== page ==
Ever found yourself tucked up in a comfy warm bed, with work put away for the day, no noise to distract you, but still unable to sleep? If you have, you might find that you’re suffering from insomnia.
Insomnia is a very complex sleep issue which in short, means that if diagnosed, you’re having trouble sleeping for no tangible external reason. It can affect both falling asleep in the first place, as well as staying asleep once you do have success in drifting off, and can be caused by any number of factors.
From existing medication to depression and anxiety, and arthritis to chronic pain - there is no easy explanation as to why you might suffer from insomnia. But no matter how it impacts you, if you’ve ever suffered with it, you know it can leave you feeling less than great.
Types of insomnia
Insomnia can typically be categorised into two types, acute and chronic insomnia. Acute insomnia is very, very common - it’s highly likely that the majority of adults will have experienced this at least once in their lives.
Acute insomnia describes the occasional ‘bad night’ of sleep that we’re all prone to having. It could be the night before a big exam or meaningful life event, or it could happen if you’ve just heard something upsetting.
Even if this type of insomnia lasts for a short spell, it’s still considered acute if it (generally speaking) passes within a couple of weeks. Acute insomnia can also be labelled as primary insomnia, and means that it’s typically isolated from any other health conditions.
Chronic insomnia describes something altogether more severe. The term chronic gets applied if you’ve had major problems sleeping for three or more nights a week, for a duration of at least three months. At this point, insomnia can begin to take over your life. Fatigue can begin to dictate what you do in your days, and can often impact your mood - which in turn can lead to wider relationship problems with those around you.
This type of insomnia can also (but not always) occur as secondary insomnia, which is associated with ongoing and preexisting health conditions like asthma, depression, cancer, or as a side effect of medication.
If at any point you’re concerned about your sleeping, do speak to your GP. They are best placed to talk through your sleeping habits with you, suggest positive changes, and can refer severe cases for insomnia-specific cognitive behavioural therapy.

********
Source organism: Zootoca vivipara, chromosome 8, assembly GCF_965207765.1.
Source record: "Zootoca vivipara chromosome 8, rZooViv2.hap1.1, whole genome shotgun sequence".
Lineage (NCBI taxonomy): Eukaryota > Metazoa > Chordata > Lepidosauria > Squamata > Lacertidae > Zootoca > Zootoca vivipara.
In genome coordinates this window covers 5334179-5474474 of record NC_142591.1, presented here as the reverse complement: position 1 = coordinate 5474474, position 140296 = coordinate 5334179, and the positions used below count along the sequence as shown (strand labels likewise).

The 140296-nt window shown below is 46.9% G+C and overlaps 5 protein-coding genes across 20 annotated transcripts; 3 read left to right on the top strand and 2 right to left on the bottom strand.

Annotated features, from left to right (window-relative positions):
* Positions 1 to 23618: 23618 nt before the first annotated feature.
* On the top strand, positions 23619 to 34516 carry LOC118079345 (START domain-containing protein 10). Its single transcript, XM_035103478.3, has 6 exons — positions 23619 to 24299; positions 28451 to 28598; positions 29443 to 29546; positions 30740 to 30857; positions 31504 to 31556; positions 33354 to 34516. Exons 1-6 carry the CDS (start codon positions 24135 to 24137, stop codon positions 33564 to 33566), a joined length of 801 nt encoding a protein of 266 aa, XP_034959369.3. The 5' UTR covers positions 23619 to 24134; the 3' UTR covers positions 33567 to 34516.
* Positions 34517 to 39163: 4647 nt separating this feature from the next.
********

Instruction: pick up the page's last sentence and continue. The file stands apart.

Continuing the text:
The tell-tale signs of insomnia
The NHS details the main symptoms of insomnia as:
- Finding it difficult to fall asleep
- Lying awake for long stretches of time in the night
- Waking too early, and not being able to drop back off
- Waking frequently throughout the night
- Not feeling well-rested and refreshed when you do wake up
- Being unable to nap during the day, regardless of how tired you feel
- Feeling fatigued and irritated during the day, which impacts your ability to concentrate
The odd night with any of the above symptoms shouldn’t typically be any cause for concern, but again, if you begin to worry about your sleep (or lack of), be sure to see your doctor for bespoke advice.
The effects of insomnia
As you’d expect when it comes to sleep - or a major lack of - the effects of insomnia can be quite severe. A good night’s sleep on a regular basis is so important for a healthy lifestyle, and when faced with insomnia, you can rapidly begin to experience the negative effects that not resting well can have.
As well as constant sleepiness, a lack of energy will begin to show after a while. Frustratingly, especially if you can pin anxiety as a cause, insomnia can also lead to general irritability, as well as depression and anxiety. Your focus can suffer, as can your sense of logic and your memory skills.
All of these factors are so important for living in this modern world - for example, having difficulties making logical decisions while feeling impossibly tired can have dire consequences if you’re driving.
Insomnia is frequently overwhelming - both to experience, and even just to research! It’s definitely not all doom and gloom though, and there are many ways you can help boot insomnia out of bed. Take a read of our guide on how to treat insomnia here, and you’ll be snoozing in no time.
Images: ©iStock/OcusFocus, ©iStock/KatarzynaBialasiewicz.